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Archive - Apr 20, 2009

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DICER1 Mutations Implicated in Rare Childhood Cancer

Mutations in the microRNA processing enzyme DICER1 appear to the cause of the inherited form of a rare, aggressive childhood cancer called pleuropulmonary blastoma (PPB). "PPB is the first malignancy found to be directly associated with inherited DICER1 mutations, making the cancer an important model for understanding how mutations and loss of DICER1 function lead to cancer," says lead author D. Ashley Hill, M.D., chief of pathology at Children's National Medical Center. "Additionally, we now believe that PPB tumors arise from an unusual mechanism in which cells carrying mutations induce nearby cells to become cancerous without becoming cancerous themselves." The results of this study were presented April 19 at the annual AACR meeting. [Press release]

Possible New Avenue for Huntington Disease Treatment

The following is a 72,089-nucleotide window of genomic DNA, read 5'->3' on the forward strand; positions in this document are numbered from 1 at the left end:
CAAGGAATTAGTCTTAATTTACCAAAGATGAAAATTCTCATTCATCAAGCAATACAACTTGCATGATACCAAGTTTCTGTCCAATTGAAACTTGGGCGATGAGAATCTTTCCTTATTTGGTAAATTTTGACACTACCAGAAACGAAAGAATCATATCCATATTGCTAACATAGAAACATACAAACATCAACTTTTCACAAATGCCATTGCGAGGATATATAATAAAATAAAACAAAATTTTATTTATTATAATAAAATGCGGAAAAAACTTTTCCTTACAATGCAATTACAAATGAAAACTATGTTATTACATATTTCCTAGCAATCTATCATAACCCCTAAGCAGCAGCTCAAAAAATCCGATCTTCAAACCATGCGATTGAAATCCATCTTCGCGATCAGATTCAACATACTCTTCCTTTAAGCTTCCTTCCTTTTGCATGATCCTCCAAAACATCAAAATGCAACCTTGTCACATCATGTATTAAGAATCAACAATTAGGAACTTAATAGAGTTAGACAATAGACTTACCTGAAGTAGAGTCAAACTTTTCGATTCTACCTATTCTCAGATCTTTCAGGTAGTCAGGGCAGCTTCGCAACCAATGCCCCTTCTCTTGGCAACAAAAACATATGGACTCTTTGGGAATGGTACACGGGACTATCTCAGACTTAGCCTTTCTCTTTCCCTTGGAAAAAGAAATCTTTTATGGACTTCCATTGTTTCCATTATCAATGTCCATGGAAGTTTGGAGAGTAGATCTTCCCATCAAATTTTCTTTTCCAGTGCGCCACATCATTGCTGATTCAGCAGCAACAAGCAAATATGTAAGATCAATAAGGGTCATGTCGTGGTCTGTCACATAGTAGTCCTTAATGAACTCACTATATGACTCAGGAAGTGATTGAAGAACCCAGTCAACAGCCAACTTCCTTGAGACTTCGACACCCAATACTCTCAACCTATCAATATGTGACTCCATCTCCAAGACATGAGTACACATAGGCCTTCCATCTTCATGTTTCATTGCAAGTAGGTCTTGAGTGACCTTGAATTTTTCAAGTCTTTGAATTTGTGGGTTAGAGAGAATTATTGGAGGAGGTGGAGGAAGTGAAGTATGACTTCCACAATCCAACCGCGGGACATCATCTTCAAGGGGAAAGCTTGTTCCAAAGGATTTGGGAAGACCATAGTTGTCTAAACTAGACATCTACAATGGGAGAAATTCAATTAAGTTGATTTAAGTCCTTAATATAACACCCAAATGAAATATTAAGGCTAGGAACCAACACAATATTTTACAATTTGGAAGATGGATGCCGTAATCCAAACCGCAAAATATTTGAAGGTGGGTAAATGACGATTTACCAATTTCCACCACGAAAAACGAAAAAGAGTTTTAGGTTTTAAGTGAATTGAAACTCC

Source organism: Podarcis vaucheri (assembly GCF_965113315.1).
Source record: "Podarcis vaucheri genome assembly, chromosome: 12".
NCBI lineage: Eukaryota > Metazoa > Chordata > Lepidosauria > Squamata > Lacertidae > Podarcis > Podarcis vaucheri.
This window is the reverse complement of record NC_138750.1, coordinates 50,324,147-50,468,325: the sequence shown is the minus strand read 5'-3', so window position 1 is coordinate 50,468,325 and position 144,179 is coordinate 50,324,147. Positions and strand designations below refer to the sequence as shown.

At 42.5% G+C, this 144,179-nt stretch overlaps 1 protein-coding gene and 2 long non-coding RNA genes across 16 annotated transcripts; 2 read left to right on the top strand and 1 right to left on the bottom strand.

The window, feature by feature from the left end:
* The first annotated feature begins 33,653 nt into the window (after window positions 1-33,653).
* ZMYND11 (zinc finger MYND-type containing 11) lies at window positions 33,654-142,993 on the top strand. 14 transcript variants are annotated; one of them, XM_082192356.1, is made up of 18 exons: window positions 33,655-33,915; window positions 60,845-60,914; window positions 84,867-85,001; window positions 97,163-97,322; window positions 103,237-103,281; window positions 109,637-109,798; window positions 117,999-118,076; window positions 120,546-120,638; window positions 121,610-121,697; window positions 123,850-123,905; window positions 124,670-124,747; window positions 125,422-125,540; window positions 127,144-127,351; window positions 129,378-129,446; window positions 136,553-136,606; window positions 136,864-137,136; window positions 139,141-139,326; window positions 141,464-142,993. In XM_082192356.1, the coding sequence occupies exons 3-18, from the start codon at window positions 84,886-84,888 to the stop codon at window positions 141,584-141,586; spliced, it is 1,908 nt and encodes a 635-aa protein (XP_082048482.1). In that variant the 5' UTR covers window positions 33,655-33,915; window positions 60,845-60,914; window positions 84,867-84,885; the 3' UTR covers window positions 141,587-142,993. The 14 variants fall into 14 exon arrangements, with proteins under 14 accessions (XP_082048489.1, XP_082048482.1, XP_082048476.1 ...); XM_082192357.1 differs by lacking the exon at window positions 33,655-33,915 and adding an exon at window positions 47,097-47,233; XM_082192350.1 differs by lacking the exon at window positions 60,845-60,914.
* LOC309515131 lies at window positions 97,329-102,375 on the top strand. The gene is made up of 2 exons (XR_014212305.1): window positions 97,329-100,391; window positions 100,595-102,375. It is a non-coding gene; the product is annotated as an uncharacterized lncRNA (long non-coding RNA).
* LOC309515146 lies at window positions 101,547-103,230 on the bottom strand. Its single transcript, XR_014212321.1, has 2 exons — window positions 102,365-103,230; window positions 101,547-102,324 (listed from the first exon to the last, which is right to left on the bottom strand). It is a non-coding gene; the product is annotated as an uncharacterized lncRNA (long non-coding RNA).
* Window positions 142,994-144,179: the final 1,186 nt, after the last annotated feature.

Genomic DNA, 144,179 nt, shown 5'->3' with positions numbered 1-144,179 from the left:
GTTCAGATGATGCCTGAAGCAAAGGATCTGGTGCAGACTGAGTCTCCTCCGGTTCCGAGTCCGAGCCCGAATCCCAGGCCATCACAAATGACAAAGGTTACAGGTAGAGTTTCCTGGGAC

Increasing the levels of a key protein (RCAN1-1L) can, in vitro, rescue cells from the toxic effects of mutant huntingtin proteins that cause Huntington disease. "Our findings allow for the possibility that controlled over-expression of RCAN1-1L might in the future be a viable avenue for therapeutic intervention in Huntington disease patients," said Kelvin J. A. Davies, professor of gerontology in the USC Davis School of Gerontology and professor of biological sciences in the USC College of Letters, Arts and Sciences, and an author of the study. The report is now available online and will be published in June 2009 in the Journal of Biological Chemistry. [Press release] [JBC article]